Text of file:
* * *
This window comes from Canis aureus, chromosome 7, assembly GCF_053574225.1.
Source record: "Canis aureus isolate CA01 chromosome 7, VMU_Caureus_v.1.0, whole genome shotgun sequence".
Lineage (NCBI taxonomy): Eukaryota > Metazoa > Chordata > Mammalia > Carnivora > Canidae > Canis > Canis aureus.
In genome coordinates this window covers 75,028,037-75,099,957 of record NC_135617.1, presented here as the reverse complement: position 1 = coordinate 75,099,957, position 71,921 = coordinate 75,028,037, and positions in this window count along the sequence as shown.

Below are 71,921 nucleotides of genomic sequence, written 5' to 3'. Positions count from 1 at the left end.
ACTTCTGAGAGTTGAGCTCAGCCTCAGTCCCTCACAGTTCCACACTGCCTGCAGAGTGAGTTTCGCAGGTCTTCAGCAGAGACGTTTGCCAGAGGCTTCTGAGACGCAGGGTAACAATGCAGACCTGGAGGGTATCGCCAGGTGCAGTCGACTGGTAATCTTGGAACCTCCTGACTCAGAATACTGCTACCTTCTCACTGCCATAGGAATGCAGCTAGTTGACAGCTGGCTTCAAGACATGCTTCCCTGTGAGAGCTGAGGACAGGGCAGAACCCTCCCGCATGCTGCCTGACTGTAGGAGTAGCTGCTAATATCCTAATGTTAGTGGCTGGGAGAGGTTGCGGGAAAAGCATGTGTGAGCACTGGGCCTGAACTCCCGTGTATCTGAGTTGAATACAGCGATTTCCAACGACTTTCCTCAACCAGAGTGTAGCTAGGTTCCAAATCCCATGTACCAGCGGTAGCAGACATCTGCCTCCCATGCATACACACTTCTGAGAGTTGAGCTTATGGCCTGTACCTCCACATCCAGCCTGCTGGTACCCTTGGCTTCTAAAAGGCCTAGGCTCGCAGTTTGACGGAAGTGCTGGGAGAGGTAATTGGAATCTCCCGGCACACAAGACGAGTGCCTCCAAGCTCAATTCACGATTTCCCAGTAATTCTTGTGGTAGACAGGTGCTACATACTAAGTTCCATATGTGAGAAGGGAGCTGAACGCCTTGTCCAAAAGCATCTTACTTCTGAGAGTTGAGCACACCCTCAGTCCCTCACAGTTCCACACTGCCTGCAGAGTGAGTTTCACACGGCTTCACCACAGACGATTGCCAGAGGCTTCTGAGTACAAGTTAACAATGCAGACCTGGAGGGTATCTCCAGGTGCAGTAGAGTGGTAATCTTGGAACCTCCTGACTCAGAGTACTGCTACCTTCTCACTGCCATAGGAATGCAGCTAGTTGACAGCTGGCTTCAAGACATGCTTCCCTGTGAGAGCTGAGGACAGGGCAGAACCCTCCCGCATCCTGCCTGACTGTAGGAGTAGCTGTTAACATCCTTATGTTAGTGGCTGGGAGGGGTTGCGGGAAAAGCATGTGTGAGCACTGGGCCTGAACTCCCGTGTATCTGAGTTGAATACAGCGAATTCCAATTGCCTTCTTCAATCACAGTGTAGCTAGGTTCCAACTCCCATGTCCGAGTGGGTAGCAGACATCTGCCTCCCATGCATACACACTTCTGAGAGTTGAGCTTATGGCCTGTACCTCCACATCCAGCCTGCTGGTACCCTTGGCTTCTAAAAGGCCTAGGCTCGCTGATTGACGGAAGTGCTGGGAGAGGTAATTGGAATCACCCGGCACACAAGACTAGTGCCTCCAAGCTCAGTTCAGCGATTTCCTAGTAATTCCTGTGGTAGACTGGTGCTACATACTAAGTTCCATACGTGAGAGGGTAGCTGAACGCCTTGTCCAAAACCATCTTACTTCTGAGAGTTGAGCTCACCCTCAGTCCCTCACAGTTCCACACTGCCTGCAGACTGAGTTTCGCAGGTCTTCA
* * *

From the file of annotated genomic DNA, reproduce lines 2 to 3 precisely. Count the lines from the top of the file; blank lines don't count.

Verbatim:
Source record: "Canis aureus isolate CA01 chromosome 7, VMU_Caureus_v.1.0, whole genome shotgun sequence".
Lineage (NCBI taxonomy): Eukaryota > Metazoa > Chordata > Mammalia > Carnivora > Canidae > Canis > Canis aureus.